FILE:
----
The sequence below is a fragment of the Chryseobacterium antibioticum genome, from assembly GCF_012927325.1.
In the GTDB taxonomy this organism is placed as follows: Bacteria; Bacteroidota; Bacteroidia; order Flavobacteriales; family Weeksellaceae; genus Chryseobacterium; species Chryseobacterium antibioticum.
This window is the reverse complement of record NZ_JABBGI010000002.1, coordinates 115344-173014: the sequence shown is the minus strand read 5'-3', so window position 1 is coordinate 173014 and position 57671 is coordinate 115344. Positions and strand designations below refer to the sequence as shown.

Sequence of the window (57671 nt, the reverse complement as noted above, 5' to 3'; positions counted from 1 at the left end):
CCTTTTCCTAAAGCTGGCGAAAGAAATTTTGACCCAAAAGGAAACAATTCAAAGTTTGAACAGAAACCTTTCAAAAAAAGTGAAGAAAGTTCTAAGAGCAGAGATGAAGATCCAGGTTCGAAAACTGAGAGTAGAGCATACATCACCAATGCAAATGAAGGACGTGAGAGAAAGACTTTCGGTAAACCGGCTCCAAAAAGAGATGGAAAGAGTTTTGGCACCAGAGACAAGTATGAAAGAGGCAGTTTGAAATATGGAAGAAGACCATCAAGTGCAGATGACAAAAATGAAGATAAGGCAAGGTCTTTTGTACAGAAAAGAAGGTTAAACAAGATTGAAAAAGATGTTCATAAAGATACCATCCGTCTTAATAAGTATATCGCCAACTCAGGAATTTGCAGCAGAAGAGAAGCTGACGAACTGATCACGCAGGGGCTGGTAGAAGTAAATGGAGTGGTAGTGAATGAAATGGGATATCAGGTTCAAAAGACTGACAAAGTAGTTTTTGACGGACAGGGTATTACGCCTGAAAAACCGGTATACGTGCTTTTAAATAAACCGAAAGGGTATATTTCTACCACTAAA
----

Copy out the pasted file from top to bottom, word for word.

The sequence below is a fragment of the Chryseobacterium antibioticum genome, from assembly GCF_012927325.1.
In the GTDB taxonomy this organism is placed as follows: Bacteria; Bacteroidota; Bacteroidia; order Flavobacteriales; family Weeksellaceae; genus Chryseobacterium; species Chryseobacterium antibioticum.
This window is the reverse complement of record NZ_JABBGI010000002.1, coordinates 115344-173014: the sequence shown is the minus strand read 5'-3', so window position 1 is coordinate 173014 and position 57671 is coordinate 115344. Positions and strand designations below refer to the sequence as shown.

Sequence of the window (57671 nt, the reverse complement as noted above, 5' to 3'; positions counted from 1 at the left end):
CCTTTTCCTAAAGCTGGCGAAAGAAATTTTGACCCAAAAGGAAACAATTCAAAGTTTGAACAGAAACCTTTCAAAAAAAGTGAAGAAAGTTCTAAGAGCAGAGATGAAGATCCAGGTTCGAAAACTGAGAGTAGAGCATACATCACCAATGCAAATGAAGGACGTGAGAGAAAGACTTTCGGTAAACCGGCTCCAAAAAGAGATGGAAAGAGTTTTGGCACCAGAGACAAGTATGAAAGAGGCAGTTTGAAATATGGAAGAAGACCATCAAGTGCAGATGACAAAAATGAAGATAAGGCAAGGTCTTTTGTACAGAAAAGAAGGTTAAACAAGATTGAAAAAGATGTTCATAAAGATACCATCCGTCTTAATAAGTATATCGCCAACTCAGGAATTTGCAGCAGAAGAGAAGCTGACGAACTGATCACGCAGGGGCTGGTAGAAGTAAATGGAGTGGTAGTGAATGAAATGGGATATCAGGTTCAAAAGACTGACAAAGTAGTTTTTGACGGACAGGGTATTACGCCTGAAAAACCGGTATACGTGCTTTTAAATAAACCGAAAGGGTATATTTCTACCACTAAA